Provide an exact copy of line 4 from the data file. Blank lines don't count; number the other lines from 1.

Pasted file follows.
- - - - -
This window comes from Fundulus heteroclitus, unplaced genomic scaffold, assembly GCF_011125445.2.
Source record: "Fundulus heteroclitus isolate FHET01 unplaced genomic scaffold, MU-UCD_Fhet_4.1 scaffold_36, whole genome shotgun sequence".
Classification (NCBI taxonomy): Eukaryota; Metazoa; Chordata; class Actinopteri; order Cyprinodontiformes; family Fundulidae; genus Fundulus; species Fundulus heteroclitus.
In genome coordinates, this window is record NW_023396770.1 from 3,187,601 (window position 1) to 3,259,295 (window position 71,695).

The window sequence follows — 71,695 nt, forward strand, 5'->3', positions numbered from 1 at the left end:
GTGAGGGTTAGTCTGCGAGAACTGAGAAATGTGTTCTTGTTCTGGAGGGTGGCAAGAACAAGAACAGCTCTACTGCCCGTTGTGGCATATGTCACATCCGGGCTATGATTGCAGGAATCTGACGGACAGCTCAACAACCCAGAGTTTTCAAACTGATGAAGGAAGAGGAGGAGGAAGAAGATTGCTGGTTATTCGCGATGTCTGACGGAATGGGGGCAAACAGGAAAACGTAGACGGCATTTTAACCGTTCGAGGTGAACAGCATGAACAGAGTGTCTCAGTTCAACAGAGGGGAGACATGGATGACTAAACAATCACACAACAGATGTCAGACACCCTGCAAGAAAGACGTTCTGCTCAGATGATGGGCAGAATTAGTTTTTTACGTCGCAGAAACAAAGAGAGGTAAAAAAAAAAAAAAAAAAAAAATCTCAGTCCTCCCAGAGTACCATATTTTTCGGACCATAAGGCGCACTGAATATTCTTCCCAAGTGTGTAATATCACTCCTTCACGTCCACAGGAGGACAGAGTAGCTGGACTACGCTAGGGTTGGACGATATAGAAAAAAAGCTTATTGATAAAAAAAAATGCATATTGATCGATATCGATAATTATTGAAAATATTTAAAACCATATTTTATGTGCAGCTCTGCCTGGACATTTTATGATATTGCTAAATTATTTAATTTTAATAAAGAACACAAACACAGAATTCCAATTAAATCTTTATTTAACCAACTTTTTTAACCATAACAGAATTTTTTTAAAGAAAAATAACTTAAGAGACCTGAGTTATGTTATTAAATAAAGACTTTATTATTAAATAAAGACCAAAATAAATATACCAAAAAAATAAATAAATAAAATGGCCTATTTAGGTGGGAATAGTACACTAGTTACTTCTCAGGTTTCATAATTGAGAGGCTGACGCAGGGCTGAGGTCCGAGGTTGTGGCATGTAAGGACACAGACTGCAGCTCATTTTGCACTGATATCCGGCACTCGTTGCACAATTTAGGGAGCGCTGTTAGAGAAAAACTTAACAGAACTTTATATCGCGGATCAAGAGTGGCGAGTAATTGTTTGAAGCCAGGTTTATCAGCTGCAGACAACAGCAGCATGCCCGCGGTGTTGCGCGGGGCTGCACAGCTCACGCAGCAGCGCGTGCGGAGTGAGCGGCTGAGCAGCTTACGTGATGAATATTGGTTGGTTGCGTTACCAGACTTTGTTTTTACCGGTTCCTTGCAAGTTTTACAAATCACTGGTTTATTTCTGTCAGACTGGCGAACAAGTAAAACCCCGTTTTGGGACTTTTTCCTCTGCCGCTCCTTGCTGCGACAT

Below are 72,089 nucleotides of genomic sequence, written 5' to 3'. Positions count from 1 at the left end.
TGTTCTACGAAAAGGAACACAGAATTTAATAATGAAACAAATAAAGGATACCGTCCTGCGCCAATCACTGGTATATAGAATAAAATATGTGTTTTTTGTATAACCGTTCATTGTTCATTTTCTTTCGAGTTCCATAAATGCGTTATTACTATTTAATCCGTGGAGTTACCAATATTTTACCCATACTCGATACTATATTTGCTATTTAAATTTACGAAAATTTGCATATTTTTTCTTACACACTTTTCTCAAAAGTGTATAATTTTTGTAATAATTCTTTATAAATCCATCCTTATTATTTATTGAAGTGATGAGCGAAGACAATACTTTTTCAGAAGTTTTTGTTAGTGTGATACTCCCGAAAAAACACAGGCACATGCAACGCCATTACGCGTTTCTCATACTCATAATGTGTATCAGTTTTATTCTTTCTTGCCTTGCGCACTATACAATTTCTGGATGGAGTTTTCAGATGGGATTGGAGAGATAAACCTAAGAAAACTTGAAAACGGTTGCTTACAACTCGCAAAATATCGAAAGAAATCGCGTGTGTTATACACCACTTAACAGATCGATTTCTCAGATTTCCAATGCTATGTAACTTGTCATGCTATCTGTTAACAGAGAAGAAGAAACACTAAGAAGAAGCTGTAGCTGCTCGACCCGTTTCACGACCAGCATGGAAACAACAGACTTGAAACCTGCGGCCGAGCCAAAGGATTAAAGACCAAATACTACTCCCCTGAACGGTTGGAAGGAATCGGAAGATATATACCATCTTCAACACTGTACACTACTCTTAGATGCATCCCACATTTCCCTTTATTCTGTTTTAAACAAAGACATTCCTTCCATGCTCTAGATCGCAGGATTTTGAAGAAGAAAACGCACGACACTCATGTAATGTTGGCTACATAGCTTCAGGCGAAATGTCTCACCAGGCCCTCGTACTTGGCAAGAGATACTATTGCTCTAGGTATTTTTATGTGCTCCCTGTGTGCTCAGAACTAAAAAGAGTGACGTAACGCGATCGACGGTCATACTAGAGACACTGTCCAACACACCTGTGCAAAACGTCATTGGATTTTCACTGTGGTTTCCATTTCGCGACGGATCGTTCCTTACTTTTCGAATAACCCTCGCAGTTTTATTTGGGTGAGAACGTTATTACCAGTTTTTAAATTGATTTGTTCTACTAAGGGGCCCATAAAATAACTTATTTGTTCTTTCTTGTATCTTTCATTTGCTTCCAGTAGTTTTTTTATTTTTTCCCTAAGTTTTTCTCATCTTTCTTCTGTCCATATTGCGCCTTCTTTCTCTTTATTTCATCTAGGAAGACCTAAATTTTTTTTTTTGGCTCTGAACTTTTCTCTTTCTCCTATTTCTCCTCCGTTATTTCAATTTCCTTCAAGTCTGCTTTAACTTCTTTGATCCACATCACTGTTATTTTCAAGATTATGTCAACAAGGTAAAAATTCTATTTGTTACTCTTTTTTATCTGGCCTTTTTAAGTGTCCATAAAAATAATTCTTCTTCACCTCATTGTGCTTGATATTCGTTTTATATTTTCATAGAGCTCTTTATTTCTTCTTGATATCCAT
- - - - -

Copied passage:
In genome coordinates, this window is record NW_023396770.1 from 3,187,601 (window position 1) to 3,259,295 (window position 71,695).